A Gold Standard

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OUR SECOND GRADER AT THE end of March brought home a writing assignment from school that tickled my husband and me.

“A thing more important than a pot of gold is my parents Pam and Dave because they help me in hard times,” he wrote. “They feed me, buy me stuff, help me with homework.”

Carl, 8, printed these words on lined paper framed with the black outline of a pot and topped with coins he colored yellow before drawing a dollar sign on each one in pencil.

When he left the room, we laughed out of happy disbelief that he wrote “buy me stuff” third, instead of first, on the list of things that he values about us.

This kid loves to shop and pesters us often to head down aisles with the slip of paper that tells him how much money remains in The Daddy Bank – the tally my husband keeps of Carl’s cash reserves garnered from generous friends and family members.

We figured that introducing the bank concept might help him learn how to save and spend more wisely.

Not everyone agrees.

The materialism in our culture jaded one mother I know so much that she banned her two boys from celebrating anything with gifts including Christmas and birthdays.

But her boycott seems destined to backfire.

For one thing, materialism describes an attitude about things versus the possession of things.

A poor person with nothing theoretically can be as materialistic or more materialistic than a rich person with everything.  

Secondly, I believe we practice sharing and delighting when we give and receive gifts, be they with or without cash value.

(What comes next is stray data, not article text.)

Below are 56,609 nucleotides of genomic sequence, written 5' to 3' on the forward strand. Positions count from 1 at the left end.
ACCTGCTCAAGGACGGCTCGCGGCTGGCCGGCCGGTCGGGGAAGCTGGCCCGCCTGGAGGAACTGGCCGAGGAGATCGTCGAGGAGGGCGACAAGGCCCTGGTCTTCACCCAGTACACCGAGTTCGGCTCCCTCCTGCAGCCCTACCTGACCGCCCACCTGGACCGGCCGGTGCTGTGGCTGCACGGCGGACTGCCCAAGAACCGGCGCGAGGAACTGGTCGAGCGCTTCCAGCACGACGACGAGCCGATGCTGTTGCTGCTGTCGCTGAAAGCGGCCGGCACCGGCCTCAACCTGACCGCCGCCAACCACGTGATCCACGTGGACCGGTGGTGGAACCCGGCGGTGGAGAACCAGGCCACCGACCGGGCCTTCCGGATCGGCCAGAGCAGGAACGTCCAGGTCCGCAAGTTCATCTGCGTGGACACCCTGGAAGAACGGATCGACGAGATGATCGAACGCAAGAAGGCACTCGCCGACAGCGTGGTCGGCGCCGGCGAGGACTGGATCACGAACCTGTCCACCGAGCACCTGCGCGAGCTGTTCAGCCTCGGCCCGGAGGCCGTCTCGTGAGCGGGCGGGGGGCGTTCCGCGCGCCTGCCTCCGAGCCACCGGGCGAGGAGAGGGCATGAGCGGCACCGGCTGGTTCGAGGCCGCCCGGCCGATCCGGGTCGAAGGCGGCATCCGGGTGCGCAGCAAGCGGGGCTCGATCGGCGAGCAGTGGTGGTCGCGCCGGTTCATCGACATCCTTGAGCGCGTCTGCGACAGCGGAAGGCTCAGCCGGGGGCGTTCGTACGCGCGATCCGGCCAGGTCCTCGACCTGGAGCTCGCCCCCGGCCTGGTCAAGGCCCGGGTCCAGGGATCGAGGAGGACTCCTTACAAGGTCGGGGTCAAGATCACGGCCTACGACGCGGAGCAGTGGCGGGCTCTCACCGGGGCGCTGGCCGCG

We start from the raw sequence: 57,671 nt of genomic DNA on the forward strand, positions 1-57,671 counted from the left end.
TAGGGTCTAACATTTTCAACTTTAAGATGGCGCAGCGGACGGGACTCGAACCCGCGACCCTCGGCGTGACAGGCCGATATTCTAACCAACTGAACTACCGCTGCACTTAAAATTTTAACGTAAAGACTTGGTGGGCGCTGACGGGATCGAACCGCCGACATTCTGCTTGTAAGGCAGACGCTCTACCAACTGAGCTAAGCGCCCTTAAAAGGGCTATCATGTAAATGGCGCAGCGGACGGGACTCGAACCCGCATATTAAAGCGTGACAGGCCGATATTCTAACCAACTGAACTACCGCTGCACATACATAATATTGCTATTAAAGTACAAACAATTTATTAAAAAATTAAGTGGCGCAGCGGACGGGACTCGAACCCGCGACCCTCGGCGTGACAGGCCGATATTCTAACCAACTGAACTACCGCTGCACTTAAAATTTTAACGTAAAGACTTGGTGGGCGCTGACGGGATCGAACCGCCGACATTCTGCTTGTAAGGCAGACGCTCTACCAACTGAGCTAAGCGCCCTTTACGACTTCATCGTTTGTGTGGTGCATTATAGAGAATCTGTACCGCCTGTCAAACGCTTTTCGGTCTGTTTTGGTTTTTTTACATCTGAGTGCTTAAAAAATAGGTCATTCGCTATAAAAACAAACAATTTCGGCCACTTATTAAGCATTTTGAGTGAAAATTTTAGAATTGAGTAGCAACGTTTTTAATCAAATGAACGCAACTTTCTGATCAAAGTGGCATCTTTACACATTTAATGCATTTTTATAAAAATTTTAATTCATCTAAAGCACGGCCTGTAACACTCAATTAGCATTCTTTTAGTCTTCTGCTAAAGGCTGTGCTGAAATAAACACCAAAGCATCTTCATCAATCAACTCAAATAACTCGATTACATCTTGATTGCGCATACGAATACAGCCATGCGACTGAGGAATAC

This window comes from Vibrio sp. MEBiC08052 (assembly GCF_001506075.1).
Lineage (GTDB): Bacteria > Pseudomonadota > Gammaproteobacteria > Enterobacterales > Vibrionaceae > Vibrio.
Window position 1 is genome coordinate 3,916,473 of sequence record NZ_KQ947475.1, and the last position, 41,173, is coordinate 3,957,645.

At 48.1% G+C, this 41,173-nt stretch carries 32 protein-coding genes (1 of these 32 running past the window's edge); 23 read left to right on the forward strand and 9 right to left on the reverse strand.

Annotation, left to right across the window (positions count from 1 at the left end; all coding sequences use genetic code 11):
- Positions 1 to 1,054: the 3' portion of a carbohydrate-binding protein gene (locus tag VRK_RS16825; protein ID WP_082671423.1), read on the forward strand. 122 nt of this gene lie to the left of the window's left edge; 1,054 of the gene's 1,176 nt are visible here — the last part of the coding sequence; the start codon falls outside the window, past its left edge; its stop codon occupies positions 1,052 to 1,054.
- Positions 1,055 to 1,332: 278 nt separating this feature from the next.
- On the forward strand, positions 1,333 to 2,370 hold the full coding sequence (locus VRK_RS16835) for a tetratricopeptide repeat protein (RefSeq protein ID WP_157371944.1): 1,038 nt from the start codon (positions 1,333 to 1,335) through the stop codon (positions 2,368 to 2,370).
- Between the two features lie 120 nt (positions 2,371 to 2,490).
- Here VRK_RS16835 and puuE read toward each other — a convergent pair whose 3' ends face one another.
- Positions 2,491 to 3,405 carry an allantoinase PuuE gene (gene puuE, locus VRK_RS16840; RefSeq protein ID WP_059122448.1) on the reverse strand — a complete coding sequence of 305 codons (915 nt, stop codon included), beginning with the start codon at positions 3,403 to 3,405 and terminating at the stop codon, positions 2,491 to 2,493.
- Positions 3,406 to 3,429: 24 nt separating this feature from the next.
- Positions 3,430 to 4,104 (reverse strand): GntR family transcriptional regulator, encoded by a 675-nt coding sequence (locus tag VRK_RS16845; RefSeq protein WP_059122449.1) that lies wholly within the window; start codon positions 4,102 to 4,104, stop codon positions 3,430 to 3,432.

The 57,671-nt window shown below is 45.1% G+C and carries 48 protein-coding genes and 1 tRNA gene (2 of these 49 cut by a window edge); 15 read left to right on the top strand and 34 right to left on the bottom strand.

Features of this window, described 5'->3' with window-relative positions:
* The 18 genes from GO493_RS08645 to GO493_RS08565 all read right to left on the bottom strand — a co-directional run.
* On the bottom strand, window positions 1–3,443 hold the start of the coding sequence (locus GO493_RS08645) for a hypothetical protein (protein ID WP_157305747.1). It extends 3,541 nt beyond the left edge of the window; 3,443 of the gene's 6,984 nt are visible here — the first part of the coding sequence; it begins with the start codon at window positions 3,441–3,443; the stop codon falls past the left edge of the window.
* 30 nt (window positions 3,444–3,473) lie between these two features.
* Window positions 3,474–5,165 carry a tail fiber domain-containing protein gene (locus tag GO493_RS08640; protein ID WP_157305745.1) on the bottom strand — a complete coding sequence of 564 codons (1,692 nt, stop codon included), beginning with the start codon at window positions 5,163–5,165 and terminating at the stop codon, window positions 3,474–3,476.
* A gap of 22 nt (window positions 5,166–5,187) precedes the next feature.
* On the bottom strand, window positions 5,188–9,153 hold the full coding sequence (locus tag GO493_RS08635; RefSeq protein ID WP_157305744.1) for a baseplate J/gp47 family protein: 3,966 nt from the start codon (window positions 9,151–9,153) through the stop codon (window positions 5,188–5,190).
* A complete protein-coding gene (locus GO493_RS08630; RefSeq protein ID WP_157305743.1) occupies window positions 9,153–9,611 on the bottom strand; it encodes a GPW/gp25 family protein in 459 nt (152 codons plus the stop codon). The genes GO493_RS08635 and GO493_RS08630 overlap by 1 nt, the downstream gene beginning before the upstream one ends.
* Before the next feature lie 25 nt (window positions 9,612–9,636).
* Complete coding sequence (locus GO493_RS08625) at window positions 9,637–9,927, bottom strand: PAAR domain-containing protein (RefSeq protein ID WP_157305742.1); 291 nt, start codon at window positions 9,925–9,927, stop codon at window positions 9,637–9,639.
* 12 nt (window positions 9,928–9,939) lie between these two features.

Who wants to get rusty in those areas? 

So, my husband and I give our boys toys along with broccoli and set bedtimes, and we trust that they will grow up with a healthy sense of love’s symbolism.

Re-reading Carl’s assignment shows me that maybe, just maybe, our gifts of service – helping him through “hard times” and with his homework – already might be received as gratefully as our ability to buy him “stuff.”

His writing hints at the developmental progression from concrete to abstract in all of us.

If a child consciously cherishes a thing, he then consciously may cherish an action and, finally, a relationship with himself, with others, with God.

After all, stuff and service both only go so far in terms of how much they can enrich a life.

Both seem like coins in the pot – things we can stamp with value and bank – versus the rich veins of gold running on mysterious paths through the earth awaiting discovery.

Carl’s teacher last month asked him and his class to write about “a thing more important than a pot of gold.”

This month, with Easter fresh in mind, I am taking the same challenge to cherish treasures unseen by faith once again.

I pray for what I cannot pay for – for hunger and for joy in my life and the lives of my children.   

The hunger is to know more of God and His ways. The joy is to celebrate what is known already, and the blessing is a gold standard that puts lesser things in the proper place.